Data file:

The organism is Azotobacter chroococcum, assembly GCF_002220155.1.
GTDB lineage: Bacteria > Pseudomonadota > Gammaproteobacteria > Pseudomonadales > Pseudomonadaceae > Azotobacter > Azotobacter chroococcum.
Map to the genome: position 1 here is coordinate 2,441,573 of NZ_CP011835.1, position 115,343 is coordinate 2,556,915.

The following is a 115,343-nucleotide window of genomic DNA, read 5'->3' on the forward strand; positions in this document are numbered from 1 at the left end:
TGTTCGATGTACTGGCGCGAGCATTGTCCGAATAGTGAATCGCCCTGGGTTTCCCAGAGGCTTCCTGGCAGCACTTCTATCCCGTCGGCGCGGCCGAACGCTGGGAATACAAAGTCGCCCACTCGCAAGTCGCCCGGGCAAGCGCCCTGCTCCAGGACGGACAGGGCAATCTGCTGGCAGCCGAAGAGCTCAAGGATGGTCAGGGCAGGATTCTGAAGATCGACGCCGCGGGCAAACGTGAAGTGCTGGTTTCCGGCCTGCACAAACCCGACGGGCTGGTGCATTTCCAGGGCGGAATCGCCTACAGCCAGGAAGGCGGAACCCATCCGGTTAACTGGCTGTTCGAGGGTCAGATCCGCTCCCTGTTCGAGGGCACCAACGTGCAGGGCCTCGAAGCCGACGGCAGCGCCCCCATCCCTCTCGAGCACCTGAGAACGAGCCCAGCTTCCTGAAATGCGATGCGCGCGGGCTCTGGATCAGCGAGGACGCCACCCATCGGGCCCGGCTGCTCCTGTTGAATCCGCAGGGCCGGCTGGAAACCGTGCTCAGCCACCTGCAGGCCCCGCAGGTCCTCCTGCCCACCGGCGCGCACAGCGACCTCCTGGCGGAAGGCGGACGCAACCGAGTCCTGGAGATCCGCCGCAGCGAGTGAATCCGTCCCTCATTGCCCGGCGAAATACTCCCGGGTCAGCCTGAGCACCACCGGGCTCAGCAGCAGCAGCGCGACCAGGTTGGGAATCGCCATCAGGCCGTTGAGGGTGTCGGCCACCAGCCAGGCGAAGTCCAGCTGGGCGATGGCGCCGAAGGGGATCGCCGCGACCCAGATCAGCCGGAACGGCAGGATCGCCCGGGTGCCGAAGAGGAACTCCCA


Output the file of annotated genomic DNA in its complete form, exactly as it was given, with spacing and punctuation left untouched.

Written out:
The organism is Azotobacter chroococcum, assembly GCF_002220155.1.
GTDB lineage: Bacteria > Pseudomonadota > Gammaproteobacteria > Pseudomonadales > Pseudomonadaceae > Azotobacter > Azotobacter chroococcum.
Map to the genome: position 1 here is coordinate 2,441,573 of NZ_CP011835.1, position 115,343 is coordinate 2,556,915.

The following is a 115,343-nucleotide window of genomic DNA, read 5'->3' on the forward strand; positions in this document are numbered from 1 at the left end:
TGTTCGATGTACTGGCGCGAGCATTGTCCGAATAGTGAATCGCCCTGGGTTTCCCAGAGGCTTCCTGGCAGCACTTCTATCCCGTCGGCGCGGCCGAACGCTGGGAATACAAAGTCGCCCACTCGCAAGTCGCCCGGGCAAGCGCCCTGCTCCAGGACGGACAGGGCAATCTGCTGGCAGCCGAAGAGCTCAAGGATGGTCAGGGCAGGATTCTGAAGATCGACGCCGCGGGCAAACGTGAAGTGCTGGTTTCCGGCCTGCACAAACCCGACGGGCTGGTGCATTTCCAGGGCGGAATCGCCTACAGCCAGGAAGGCGGAACCCATCCGGTTAACTGGCTGTTCGAGGGTCAGATCCGCTCCCTGTTCGAGGGCACCAACGTGCAGGGCCTCGAAGCCGACGGCAGCGCCCCCATCCCTCTCGAGCACCTGAGAACGAGCCCAGCTTCCTGAAATGCGATGCGCGCGGGCTCTGGATCAGCGAGGACGCCACCCATCGGGCCCGGCTGCTCCTGTTGAATCCGCAGGGCCGGCTGGAAACCGTGCTCAGCCACCTGCAGGCCCCGCAGGTCCTCCTGCCCACCGGCGCGCACAGCGACCTCCTGGCGGAAGGCGGACGCAACCGAGTCCTGGAGATCCGCCGCAGCGAGTGAATCCGTCCCTCATTGCCCGGCGAAATACTCCCGGGTCAGCCTGAGCACCACCGGGCTCAGCAGCAGCAGCGCGACCAGGTTGGGAATCGCCATCAGGCCGTTGAGGGTGTCGGCCACCAGCCAGGCGAAGTCCAGCTGGGCGATGGCGCCGAAGGGGATCGCCGCGACCCAGATCAGCCGGAACGGCAGGATCGCCCGGGTGCCGAAGAGGAACTCCCA